Job seeking a time to separate yourself from everyone else
(Photo by Lucas Carter)

Job seeking a time to separate yourself from everyone else

Members of the U.S. military are taught to blend in as part of a team. But when those same people leave the armed forces and look for employment in the civilian world, it’s time to put that mentality aside temporarily.

That’s the advice that was given to dozens of veteran job seekers by Rodney Rolland, American Legion National Headquarters Human Resources director, during a Feb. 22 résumé-writing workshop that kicked off the organization’s Washington Conference in the nation’s capital.

“In the military – and it’s huge with veterans – we are taught … everything we do is about looking the same,” said Rolland, a U.S. Marine Corps veteran. “When you look different, you’re probably in trouble. Outside the military, everything is about standing out. That’s part of the reason that sometimes veterans struggle. We adopt the team concept. That’s all we’re trained to do. A lot of times that’s how we apply for a job.

“It’s about separating yourself from everybody else. Sometimes we, as veterans, have a way of taking some things away from ourselves because that’s not the way we trained to do it. We’re not trained to outshine anybody. Be very confident as you put your résumé together.”

Rolland urged job seekers to keep their résumés under two pages. “If (employers) have to dig into your résumé to pull out things, you will hurt your ability to get a job,” he said. “If you have a five-page résumé, I would say that management will never get to your third page. In my opinion, your résumé shouldn’t be more than a page and a half. Definitely not more than two pages.”

Rolland said a résumé’s purpose is “to get you to the interview. Most HR people looking at your résumé are looking for the skills and abilities that fit the position they have open. Don’t try to put all (of your accomplishments) on the résumé. The more you put on the résumé, the more it fills up, and the less you increase your chance of actually getting to the interview.”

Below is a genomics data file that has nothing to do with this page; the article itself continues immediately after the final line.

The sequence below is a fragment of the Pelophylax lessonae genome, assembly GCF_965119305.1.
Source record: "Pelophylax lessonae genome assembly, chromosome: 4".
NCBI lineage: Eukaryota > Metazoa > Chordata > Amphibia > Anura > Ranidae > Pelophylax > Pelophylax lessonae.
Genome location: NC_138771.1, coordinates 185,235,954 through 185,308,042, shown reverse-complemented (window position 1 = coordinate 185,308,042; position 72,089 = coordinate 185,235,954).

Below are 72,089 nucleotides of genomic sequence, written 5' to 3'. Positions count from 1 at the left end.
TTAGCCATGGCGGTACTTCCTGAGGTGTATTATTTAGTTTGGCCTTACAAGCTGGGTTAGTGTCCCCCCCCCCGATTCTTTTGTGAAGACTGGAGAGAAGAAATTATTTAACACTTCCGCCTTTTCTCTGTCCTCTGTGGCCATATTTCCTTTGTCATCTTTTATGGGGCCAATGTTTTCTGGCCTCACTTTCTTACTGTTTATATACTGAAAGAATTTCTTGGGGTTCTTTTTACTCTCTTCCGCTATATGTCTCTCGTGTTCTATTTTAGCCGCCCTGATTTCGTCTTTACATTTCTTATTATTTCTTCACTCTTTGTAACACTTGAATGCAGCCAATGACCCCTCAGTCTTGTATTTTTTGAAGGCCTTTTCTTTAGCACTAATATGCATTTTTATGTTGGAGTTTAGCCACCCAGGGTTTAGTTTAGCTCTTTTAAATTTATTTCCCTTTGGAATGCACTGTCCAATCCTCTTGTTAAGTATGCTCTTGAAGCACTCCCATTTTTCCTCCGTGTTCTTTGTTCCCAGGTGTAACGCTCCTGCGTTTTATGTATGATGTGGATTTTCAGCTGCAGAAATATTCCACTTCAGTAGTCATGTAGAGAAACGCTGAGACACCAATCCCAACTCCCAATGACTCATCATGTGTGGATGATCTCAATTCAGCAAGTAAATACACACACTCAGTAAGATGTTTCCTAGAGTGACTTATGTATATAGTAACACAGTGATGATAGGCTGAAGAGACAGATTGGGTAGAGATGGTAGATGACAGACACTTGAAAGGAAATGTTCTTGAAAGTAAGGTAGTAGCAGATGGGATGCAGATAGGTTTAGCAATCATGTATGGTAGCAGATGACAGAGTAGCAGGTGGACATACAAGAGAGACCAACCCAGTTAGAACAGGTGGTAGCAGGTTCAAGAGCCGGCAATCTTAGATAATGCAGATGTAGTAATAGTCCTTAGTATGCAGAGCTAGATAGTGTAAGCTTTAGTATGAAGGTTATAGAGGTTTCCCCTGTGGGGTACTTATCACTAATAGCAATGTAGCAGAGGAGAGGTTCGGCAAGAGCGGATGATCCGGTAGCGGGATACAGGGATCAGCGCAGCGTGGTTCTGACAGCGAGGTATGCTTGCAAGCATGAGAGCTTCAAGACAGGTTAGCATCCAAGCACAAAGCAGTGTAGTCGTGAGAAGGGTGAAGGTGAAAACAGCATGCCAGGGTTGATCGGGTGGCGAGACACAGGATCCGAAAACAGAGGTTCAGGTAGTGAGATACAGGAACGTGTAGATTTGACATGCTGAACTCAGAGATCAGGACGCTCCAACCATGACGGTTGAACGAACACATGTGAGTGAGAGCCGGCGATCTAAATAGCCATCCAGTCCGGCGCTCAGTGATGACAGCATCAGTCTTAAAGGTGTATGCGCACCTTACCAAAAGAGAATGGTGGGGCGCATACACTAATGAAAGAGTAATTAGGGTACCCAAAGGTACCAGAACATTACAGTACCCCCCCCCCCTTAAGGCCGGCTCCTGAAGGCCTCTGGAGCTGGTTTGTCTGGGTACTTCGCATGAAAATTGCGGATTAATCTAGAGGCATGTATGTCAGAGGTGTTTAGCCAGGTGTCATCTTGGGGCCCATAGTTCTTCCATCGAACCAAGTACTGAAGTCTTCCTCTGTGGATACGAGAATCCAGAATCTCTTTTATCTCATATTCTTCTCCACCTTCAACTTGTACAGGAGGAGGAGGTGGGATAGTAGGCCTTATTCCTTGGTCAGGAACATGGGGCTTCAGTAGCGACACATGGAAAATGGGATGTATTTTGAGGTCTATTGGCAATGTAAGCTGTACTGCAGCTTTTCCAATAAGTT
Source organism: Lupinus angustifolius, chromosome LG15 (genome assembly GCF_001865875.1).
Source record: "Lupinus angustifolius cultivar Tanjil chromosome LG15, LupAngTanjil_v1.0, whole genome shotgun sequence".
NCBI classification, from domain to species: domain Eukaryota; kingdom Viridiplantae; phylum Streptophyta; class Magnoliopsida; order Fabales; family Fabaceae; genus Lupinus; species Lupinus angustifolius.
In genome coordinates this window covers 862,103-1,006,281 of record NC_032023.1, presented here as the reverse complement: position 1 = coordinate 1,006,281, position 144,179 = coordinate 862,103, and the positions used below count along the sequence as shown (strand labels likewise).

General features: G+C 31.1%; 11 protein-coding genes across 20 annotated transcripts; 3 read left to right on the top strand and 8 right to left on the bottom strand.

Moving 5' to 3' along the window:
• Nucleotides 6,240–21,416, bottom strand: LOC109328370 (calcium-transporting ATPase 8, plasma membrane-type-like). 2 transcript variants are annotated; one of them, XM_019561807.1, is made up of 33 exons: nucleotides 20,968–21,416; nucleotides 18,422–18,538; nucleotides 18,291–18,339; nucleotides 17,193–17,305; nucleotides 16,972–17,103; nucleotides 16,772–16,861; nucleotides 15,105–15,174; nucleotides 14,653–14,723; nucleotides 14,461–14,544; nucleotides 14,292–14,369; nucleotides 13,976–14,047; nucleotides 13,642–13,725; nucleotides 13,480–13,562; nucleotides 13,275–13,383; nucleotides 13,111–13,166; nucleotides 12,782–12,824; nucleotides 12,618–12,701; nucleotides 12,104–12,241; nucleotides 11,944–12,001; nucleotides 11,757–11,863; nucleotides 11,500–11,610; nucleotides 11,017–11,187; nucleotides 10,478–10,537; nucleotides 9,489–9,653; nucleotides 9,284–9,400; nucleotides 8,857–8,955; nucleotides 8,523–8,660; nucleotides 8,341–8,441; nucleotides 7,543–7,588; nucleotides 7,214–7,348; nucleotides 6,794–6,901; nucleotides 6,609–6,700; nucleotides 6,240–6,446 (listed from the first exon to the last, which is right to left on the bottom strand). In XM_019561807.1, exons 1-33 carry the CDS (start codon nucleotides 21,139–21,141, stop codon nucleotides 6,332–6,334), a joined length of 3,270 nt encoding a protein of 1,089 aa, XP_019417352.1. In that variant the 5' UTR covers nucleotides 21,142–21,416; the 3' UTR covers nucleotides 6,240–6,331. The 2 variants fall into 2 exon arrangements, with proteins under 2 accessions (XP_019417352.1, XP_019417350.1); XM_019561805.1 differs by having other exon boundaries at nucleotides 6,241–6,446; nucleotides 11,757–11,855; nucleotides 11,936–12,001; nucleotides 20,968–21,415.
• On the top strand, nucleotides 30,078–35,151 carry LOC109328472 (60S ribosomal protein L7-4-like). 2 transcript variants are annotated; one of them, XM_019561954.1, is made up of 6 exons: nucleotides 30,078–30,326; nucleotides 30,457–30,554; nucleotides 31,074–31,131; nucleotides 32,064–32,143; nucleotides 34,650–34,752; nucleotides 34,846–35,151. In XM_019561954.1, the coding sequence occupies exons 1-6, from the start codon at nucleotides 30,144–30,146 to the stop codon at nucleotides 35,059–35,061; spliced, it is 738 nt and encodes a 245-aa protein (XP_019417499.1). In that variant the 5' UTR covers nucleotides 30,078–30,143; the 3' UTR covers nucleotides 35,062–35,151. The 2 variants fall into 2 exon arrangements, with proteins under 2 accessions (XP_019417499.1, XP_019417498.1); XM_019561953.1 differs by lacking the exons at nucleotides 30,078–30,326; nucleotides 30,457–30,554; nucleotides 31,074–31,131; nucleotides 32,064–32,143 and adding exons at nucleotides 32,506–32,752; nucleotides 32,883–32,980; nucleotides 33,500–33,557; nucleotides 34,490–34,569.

And when it comes to designing a résumé, Rolland said that don’t fall into fancy design traps. “You’re thinking that the HR person is going to look at it (as) special. They don’t,” he said. “The HR person is looking at that résumé compared to the job description.”

A panel discussion that followed the résumé workshop included representatives from Lockheed Martin, Amazon, the Transportation Security Administration and Hilton.

One of the panelists, Lockheed Martin Military Relations Project Manager David Wallace, said it’s important to share your particular skillset with potential employers, rather than saying “I can do anything.” He also stressed that rank doesn’t matter as much as skill when seeking a civilian job.

“We hire skillsets. We don’t hire rank,” said Wallace, who retired from the U.S. Navy in 2009 and is a member of American Legion Post 180 in Vienna, Va. “As much as I appreciate what you’ve earned, it doesn’t mean anything to us. I can hire somebody that has the same experience and skillset an E-6 (has) as an O-4 (has). And a lot of times that E-6 may have more hands-on experience in what I need over that O-4 who’s already moved into management and may be off of that skillset a little bit.”

And Amazon Senior Community Engagement Program Leader and retired Marine Corps Lt. Col. Raphael “Ralph” Hernandez said it’s important to know about a company before considering taking a job with it.

“You’re all eager to connect with a career opportunity,” advised Hernandez, who said he walked away from a six-figure salary after nine months because it wasn’t a good fit. “But really think about the culture of the organization you want to join. Culture is extremely important.”

Washington Conference

Washington Conference

The American Legion's Washington Conference, held annually in our nation's capital gives our organization's leadership a chance to meet with elected officials to discuss legislative initiatives and priorities important to Legion members and their families.

Learn more »